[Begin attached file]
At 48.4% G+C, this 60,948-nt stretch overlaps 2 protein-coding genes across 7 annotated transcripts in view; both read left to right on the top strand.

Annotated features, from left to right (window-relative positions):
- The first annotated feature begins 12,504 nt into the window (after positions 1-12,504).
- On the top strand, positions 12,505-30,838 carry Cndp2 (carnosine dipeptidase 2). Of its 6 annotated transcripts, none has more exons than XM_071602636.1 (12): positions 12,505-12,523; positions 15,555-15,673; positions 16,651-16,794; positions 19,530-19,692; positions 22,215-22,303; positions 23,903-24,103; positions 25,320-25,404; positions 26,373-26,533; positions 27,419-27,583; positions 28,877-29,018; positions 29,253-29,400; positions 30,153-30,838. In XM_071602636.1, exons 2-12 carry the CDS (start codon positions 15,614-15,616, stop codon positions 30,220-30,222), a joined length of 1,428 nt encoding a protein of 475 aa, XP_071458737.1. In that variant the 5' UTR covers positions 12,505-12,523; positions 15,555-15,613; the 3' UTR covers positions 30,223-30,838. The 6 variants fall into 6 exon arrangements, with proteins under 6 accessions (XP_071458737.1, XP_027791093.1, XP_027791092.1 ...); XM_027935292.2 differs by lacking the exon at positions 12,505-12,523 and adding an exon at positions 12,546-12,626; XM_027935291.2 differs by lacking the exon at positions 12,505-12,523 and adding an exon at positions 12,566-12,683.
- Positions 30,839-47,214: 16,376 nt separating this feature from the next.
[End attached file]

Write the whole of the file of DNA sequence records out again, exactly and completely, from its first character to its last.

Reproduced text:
At 48.4% G+C, this 60,948-nt stretch overlaps 2 protein-coding genes across 7 annotated transcripts in view; both read left to right on the top strand.

Annotated features, from left to right (window-relative positions):
- The first annotated feature begins 12,504 nt into the window (after positions 1-12,504).
- On the top strand, positions 12,505-30,838 carry Cndp2 (carnosine dipeptidase 2). Of its 6 annotated transcripts, none has more exons than XM_071602636.1 (12): positions 12,505-12,523; positions 15,555-15,673; positions 16,651-16,794; positions 19,530-19,692; positions 22,215-22,303; positions 23,903-24,103; positions 25,320-25,404; positions 26,373-26,533; positions 27,419-27,583; positions 28,877-29,018; positions 29,253-29,400; positions 30,153-30,838. In XM_071602636.1, exons 2-12 carry the CDS (start codon positions 15,614-15,616, stop codon positions 30,220-30,222), a joined length of 1,428 nt encoding a protein of 475 aa, XP_071458737.1. In that variant the 5' UTR covers positions 12,505-12,523; positions 15,555-15,613; the 3' UTR covers positions 30,223-30,838. The 6 variants fall into 6 exon arrangements, with proteins under 6 accessions (XP_071458737.1, XP_027791093.1, XP_027791092.1 ...); XM_027935292.2 differs by lacking the exon at positions 12,505-12,523 and adding an exon at positions 12,546-12,626; XM_027935291.2 differs by lacking the exon at positions 12,505-12,523 and adding an exon at positions 12,566-12,683.
- Positions 30,839-47,214: 16,376 nt separating this feature from the next.